Chamomile and Lemon Balm are also known to calm the nervous system, which helps when digestion is adversely affected by stress. Restorative yoga and meditative practices help calm nervous agitation and an overactive parasympathetic nervous system. So whenever I (and my belly) get particularly stressed out I use a combination of gentle relaxing postures in conjunction with mild sophoric plant tinctures (like California Poppy and Wild Lettuce) to help me chill – and get some sleep.
California Poppy, Wild Lettuce
Another fascinating way to utilize yoga and herbs is in harmony with seasonal and astrological cycles. Early herbalists observed the connection between time of year, celestial cycles and cycles of plant growth. They believed that the same cycles that affect plant growth affect our bodies as well, so they correlated systems of the body with certain planets, which governed specific medicinal herbs.
For example, last month was governed by Leo (July 23rd August 22nd) which oversees the cardiac system and upper back – so I practiced heart openers and backbends (Cobra and Bridge) in conjunction with heart supporting herbs like Calendula and Hawthorn.
This month is Virgo (August 23rd to Sept 22nd) which governs our abdomen, intestinal track and digestive organs, so using Fennel ( A Virgo ruled herb) long renowned for it’s tummy soothing abilities is one obvious choice. (For more info on Fennel click here). I’ll also be consuming Dandelions, Plantain and Yellow Dock in salads and pestos, all of which help cleanse the body and remove toxins from the internal organs.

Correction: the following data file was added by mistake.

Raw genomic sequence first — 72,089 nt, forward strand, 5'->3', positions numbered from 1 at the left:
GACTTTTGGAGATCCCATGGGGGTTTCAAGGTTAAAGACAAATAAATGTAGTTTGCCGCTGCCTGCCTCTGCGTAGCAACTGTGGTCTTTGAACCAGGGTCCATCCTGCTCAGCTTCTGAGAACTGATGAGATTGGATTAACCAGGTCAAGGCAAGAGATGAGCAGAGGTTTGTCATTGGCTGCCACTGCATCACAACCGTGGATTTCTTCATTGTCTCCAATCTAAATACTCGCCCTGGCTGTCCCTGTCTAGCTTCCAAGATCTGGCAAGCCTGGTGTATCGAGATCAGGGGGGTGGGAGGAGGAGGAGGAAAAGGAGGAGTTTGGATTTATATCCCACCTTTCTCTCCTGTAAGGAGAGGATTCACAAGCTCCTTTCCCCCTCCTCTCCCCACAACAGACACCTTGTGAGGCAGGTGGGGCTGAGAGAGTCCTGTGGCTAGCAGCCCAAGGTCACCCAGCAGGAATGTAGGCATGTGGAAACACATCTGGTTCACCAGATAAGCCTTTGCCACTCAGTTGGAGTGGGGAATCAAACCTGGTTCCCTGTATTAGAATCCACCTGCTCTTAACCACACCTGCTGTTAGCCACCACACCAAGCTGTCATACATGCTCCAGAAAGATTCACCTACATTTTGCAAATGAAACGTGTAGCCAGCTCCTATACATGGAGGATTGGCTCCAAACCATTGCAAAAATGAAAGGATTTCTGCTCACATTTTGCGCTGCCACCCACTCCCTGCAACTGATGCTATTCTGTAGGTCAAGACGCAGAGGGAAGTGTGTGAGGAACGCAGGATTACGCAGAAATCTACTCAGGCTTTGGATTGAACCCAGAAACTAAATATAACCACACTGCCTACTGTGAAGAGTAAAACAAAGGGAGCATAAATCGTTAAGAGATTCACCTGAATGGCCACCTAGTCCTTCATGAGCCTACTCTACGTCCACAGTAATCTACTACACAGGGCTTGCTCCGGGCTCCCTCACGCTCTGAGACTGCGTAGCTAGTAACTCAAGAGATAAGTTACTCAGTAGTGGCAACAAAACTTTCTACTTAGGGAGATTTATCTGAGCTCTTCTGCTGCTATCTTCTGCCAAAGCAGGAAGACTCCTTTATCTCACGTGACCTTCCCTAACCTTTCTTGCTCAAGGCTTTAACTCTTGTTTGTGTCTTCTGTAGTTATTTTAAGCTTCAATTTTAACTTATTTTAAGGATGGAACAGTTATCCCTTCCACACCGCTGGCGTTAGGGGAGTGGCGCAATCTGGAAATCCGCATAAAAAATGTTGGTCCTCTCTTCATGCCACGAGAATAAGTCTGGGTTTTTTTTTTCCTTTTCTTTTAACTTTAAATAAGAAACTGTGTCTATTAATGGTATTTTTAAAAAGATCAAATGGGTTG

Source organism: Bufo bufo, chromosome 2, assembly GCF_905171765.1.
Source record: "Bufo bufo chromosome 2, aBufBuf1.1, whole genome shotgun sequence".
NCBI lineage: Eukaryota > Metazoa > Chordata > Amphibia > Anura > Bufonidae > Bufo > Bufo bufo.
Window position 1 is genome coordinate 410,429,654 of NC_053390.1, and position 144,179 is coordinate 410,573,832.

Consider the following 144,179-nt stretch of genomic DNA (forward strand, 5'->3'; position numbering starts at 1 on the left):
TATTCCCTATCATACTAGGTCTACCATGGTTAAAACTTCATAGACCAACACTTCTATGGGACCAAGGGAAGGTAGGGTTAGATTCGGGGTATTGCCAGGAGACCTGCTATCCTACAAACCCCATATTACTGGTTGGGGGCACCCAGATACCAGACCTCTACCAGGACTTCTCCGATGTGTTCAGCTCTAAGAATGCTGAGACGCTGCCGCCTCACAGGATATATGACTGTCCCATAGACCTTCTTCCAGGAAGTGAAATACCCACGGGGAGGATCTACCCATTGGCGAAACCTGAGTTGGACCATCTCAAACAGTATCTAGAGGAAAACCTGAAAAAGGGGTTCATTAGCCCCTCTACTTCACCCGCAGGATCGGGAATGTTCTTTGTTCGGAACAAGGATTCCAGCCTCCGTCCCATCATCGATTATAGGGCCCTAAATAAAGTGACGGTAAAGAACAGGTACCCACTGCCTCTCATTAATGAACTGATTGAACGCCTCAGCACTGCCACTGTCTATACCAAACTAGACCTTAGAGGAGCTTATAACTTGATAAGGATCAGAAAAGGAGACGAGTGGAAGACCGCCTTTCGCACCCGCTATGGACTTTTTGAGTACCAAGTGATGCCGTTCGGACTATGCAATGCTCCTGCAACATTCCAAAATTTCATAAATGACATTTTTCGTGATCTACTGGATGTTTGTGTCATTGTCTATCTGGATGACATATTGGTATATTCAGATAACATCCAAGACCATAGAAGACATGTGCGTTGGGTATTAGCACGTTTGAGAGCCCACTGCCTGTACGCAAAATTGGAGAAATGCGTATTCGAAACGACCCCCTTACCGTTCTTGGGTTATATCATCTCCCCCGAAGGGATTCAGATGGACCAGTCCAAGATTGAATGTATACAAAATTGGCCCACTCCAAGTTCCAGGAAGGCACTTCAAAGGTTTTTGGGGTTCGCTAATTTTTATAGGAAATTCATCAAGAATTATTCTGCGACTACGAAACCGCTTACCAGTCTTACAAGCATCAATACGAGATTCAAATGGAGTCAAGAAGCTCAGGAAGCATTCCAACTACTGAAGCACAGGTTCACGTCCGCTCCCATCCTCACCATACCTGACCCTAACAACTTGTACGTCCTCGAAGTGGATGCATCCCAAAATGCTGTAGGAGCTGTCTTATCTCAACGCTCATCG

And while it all sounds a bit woo, I’m excited by the possibility that we can integrate ancient astrological knowledge with herbal and yogic traditions to achieve optimum levels of health, vitality and well-being.
So in tandem with the celestial and seasonal cycles of the natural world – I offer you an autumnal recipe for a digestion enhancing wildcrafted tea. It utilizes the plants growing around you right now under the auspices of Virgo – which of course governs the entire digestive process.
In yoga, the digestive system is under the dominion of the third chakra, the centre of command and control. This is the home of our gut feelings, and it not only gives us the will power and strength to carry out our intentions – it helps us fully digest the physical and emotional experiences of life.
(left to right) Supine Twist, Knee to Belly, Boat, Bridge
So get in touch with power of your third chakra – and the energy of the season. This month, drink this tea before a practice of digestion enhancing postures like Pawanmuktasana (knees to belly) and gentle twists (like Bharadvaja) which compress and massage the abdominal area. Belly opening postures like Bridge and Bow pose can be used to help bring blood flow to the internal organs. And if your’e looking to fire up the empowering energy of the solar chakra, try Boat or Breath of Fire.
Autumn Herbal Tea For Digestion
Note: This is a list of local herbs and wild plants that promote good digestion (besides many other good things). Since this tea or infusion is meant to be “wildcrafted” you may not find all of the ingredients nearby, so just use the plants from the list that are growing near you. This will help bring you into harmony with the seasonal and energetic forces of your local landscape.
Ingredients (To make a one pot or about 16 ounces of tea)
About a tablespoon of:
-Fennel fronds, blossoms and seeds
–Mint (Wild if you can find it)
–Lemon Balm leaves
–Queen Anne Lace blossoms
–Chrysanthemum and/or Sea Aster blossoms
-2 cups of hot water
-Muddle your plants (meaning gently crush them with a mortal and pestle or the back of a wooden spoon)
-Remove water from heat then place your herbs in the hot water
-Let infuse for 10 -15 minutes
-Strain and drink
Note: Starting this October I’ll be offering a series of yoga classes that will utilize locally growing common plants and herbs. If you live in Victoria and are interested in participating or learning more – send me an email here.